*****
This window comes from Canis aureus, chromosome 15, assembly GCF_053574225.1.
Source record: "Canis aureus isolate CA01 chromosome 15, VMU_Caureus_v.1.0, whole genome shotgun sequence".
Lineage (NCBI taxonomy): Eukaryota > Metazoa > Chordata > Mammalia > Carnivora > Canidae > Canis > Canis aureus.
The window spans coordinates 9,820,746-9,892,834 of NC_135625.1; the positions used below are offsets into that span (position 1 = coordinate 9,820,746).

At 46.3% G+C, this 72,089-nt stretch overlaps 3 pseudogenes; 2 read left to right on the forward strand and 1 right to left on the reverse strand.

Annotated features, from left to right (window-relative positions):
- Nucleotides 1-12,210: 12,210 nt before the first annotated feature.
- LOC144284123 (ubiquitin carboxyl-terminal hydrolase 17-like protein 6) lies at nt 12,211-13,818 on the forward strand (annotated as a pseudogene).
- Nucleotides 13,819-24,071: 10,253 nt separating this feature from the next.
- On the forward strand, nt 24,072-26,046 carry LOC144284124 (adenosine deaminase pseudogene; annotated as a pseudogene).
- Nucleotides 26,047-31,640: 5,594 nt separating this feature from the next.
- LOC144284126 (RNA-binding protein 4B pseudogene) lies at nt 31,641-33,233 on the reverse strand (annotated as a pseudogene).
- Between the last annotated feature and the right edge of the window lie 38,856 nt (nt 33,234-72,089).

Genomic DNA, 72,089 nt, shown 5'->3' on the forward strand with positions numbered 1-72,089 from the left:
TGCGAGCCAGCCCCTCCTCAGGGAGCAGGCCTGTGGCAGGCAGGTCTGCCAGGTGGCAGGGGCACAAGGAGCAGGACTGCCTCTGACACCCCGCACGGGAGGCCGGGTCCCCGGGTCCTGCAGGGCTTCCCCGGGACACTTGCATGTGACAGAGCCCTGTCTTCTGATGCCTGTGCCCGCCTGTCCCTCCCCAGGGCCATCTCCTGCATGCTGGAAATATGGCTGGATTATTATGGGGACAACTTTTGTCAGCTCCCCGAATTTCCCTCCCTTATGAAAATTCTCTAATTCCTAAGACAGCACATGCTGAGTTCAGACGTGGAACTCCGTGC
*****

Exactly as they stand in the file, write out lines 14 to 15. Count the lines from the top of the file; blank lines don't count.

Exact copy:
Genomic DNA, 72,089 nt, shown 5'->3' on the forward strand with positions numbered 1-72,089 from the left:
TGCGAGCCAGCCCCTCCTCAGGGAGCAGGCCTGTGGCAGGCAGGTCTGCCAGGTGGCAGGGGCACAAGGAGCAGGACTGCCTCTGACACCCCGCACGGGAGGCCGGGTCCCCGGGTCCTGCAGGGCTTCCCCGGGACACTTGCATGTGACAGAGCCCTGTCTTCTGATGCCTGTGCCCGCCTGTCCCTCCCCAGGGCCATCTCCTGCATGCTGGAAATATGGCTGGATTATTATGGGGACAACTTTTGTCAGCTCCCCGAATTTCCCTCCCTTATGAAAATTCTCTAATTCCTAAGACAGCACATGCTGAGTTCAGACGTGGAACTCCGTGC